How does this stop anyone from swapping out dovetail fittings and limb bolts? People do that every day.
 

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I agree with rusty. Maybe a HEX 6.5 that is ILF compatible, and the HEX7s only fit your own risers. That is if your metal risers are close enough to being ready.
 

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If it's not ILF compatible then make it truly not compatible - your own METAL riser with a DAS connection but make sure it's not compatible with other DAS risers.

That being said as much as I love the hex limbs I'm not sure I would personally spend 1500-2000 on a proprietary riser and limbs.

Matt
 

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Does this mean that you have made a set of ILF limbs and found that they don't work on other risers or are you still in the computer program stage? If you have made them and put them on the DAS did you get similar results to the Covert Hunter?
Chris.
 

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I'm the opposite to Rusty. I'd want to be able to use my existing risers. I'd trade adjust-ability for fit.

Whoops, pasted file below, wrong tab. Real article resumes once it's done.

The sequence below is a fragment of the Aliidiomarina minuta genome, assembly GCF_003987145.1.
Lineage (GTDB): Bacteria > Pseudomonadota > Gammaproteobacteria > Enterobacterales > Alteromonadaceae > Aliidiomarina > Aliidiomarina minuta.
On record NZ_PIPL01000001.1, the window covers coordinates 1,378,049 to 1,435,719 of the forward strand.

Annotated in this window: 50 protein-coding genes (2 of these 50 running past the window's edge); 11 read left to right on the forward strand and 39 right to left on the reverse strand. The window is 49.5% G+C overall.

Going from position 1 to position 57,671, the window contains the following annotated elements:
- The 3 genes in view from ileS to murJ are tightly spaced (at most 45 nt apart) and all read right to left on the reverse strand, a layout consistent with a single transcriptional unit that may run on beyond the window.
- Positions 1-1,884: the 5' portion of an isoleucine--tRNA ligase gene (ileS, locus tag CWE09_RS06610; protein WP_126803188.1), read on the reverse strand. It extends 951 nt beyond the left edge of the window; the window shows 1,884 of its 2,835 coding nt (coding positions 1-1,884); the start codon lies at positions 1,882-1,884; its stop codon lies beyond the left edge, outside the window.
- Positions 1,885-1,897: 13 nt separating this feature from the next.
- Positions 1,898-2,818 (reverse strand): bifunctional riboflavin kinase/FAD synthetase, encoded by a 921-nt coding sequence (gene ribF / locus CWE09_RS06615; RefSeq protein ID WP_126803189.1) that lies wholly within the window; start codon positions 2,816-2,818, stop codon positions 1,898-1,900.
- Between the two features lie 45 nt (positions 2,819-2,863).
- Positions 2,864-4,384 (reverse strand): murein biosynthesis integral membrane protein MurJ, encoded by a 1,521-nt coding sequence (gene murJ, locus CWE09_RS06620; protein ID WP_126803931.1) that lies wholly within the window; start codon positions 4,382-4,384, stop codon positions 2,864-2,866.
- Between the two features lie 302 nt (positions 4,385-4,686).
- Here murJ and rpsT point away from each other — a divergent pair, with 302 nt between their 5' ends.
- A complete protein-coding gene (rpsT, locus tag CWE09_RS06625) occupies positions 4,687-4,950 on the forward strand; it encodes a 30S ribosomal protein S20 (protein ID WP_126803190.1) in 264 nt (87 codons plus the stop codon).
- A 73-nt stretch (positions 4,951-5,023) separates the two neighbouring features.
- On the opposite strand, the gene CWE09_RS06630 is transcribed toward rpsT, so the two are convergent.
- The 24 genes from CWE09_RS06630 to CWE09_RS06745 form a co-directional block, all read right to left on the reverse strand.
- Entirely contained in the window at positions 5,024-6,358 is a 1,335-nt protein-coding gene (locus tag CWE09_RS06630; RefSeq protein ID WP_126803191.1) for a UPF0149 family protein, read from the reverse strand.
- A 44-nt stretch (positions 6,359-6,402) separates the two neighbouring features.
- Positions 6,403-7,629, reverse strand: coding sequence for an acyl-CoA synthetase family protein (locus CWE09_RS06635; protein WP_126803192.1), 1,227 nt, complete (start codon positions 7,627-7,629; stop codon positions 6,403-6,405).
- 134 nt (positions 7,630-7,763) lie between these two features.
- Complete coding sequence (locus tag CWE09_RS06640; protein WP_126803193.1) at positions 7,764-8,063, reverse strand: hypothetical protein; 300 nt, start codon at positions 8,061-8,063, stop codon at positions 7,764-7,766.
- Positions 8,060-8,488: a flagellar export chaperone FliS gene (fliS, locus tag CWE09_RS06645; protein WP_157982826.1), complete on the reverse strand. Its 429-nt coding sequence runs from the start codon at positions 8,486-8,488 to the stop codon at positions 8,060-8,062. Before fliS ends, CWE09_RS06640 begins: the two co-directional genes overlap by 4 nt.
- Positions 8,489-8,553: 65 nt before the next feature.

If that wasn't a runner I'd be looking for a cheap riser to be available to use the limbs. By all means have a fancier one also.

How similar are tiller bolts across manufacturers/models? Because if there are enough that are similar (to say 3 size variations) then could extra-long tiller bolts provide the necessary deflex by swapping them out?

Alternatively, could a coupling be devised. One end, obviously ILF, the other end could be a bolt hole. That would stop a lot of messing trying to make the limbs fit.
Maybe a coupling that would join Black Douglas limbs to ILF and cut down the number of types of limb butts to be made.

That being said as much as I love the hex limbs I'm not sure I would personally spend 1500-2000 on a proprietary riser and limbs.

Matt
Agree. If you could just buy a Covert Hunter, in 25".
 

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Discussion Starter #18
let me see if i can explain the constraints.

the concept sits with a lower and lower BH.

Long risers accept lower BH because they have high BH to start with.

So yeah, they are quite flexable in that sense.

short risers on the other hand cant accomodate the lower BH, and this in turn means that the limbs want to wound right in.

winding them in, means that the deflex is reduced, as in everything has moved towards the grip.